Osage 5curve with a concave back 49#/28” (No. 97)

This bow is made out of a unique stave. The back is along almost the entire length homogenous concave. This is enormous mass saving, but tillering is a bit more complicated.

The belly ridge comes out of the fades and ends with the tips. Cross section is more or less a 5edge with a concave base (back) and tapers at the last inches into a V-shape.

The bow is very light by mass and I think it would be a good candidate for flight shooting too. I’m curious about the calculation with Steve’s mass theory.

One minor crack at one side of the upper limb (probably a wind check) was filled with thin super glue – no problem.

The bow seems to be stiff handled, but it isn’t. There is a very little gentle bending in the handle and the built up is therefore done with three layers of sole leather. Another piece of leather glued onto the back made the handle deep enough for a comfort grip.

The handle is wrapped with black leather lacing and linen yarn.

Black buffalo tip overlays.

The back is darkened with osage soup for a two tone appearance.

I like this bow very much and hope the new owner also.


ntn: 57”

bh: 5¼”

max w: 2”

mass: 428 grams


bendy handle (very, very little)

08”: 07,0

10”: 12,2 (+ 5,2)

12”: 16,8 (+ 4,6)

14”: 20,9 (+ 4,1)

16”: 25,0 (+ 4,1)

18”: 29,1 (+ 4,1)

20”: 33,0 (+ 3,9)

22”: 36,8 (+ 3,8)

24”: 41,0 (+ 4,2)

26”: 44,6 (+ 4,6)

28”: 49,3 (+ 4,7)



Thanks Leon,
it is the natural back of this stave. Probably the 1 under 1000 …

Nice to have you here checking out my site.


Simon, how are you! Just to say hello, and congratulate you on this last 3 bows, particulary this one! Amazing bow, very elegant! And like your hat too! 🙂 big hug from Portugal!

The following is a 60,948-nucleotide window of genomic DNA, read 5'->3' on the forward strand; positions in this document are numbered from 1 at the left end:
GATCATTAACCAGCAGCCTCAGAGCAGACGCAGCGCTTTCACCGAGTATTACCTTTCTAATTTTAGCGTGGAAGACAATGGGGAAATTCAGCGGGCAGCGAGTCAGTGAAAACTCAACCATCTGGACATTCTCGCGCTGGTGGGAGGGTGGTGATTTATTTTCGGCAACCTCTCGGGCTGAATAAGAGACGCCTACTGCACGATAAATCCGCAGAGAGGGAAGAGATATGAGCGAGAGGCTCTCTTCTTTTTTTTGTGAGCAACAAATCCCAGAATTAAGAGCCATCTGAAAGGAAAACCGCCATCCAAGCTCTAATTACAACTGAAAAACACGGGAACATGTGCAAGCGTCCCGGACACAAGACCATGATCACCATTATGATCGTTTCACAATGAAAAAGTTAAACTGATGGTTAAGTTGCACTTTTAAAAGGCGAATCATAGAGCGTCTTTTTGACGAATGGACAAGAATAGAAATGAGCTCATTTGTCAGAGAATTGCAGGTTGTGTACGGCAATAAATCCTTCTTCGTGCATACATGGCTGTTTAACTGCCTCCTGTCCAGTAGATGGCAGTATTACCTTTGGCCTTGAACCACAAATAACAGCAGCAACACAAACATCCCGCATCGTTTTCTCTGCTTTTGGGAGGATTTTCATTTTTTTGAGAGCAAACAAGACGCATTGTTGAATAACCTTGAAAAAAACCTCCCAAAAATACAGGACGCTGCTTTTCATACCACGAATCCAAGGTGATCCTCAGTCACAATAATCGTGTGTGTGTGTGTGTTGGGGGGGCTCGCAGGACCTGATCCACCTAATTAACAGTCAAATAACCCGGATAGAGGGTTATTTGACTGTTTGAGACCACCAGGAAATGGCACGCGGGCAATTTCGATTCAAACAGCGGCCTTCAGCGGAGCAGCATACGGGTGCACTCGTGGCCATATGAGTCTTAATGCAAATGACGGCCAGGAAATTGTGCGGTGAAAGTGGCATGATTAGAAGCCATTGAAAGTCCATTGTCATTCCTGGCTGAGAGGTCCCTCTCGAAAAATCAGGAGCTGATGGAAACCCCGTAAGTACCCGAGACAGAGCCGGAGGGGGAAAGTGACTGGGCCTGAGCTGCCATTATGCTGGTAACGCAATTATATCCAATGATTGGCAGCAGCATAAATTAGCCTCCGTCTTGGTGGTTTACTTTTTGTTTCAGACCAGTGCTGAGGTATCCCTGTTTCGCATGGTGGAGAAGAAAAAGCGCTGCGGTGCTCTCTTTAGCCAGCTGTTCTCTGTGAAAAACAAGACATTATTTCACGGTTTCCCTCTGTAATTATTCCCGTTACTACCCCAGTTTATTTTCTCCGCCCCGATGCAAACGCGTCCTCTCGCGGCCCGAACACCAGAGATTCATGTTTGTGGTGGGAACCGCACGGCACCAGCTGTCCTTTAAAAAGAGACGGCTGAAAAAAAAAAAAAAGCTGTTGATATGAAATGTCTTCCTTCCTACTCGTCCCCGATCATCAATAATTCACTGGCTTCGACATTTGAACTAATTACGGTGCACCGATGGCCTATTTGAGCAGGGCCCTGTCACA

Hi Simon,

That is a fantastic looking bow, I am very intrigued by it! Did you present it on PA as well? I find the geometry you have come up with really great and what a light weight bow it is as with that draw weight! How did you recurve it, with dry heat and oil? Did you add the belly ridge after recurving it? I have seen this type of wood with a concave back on maple trees in my bush where two trees grow very closely together and the one wraps itself almost around the other. Since they are no good for lumber, I should try to cut some of them and try the same thing. Do you think this would work with maple as well?

Thank you Philipp,
the recurves are steamed in and the ridges are carved after steaming. And maple is good bow wood, try it! At least I would do so.

Interesting bow. Question, what made you decide to make the belly like a blade?

I’ve never seen something like that before.

Chris, it is just my loving. You can make a rounded belly or even a flat belly. A flat belly is maybe not the best in this case, because the forces are concentrated in the limbs sides and not distributed ober the whole width.

One last thing, is It only for natural concaves in the stave or can a person carve a concave out of the back, assuming they chase a ring?

In this case the concave back is natural.
Carving a concave in a natural flat back is doable, if you can avoid grain run out. But its lot of work and difficult and I see no really advantage.
I would suggest carving a concave belly instead (what I call a HLD (hollow limb design)).

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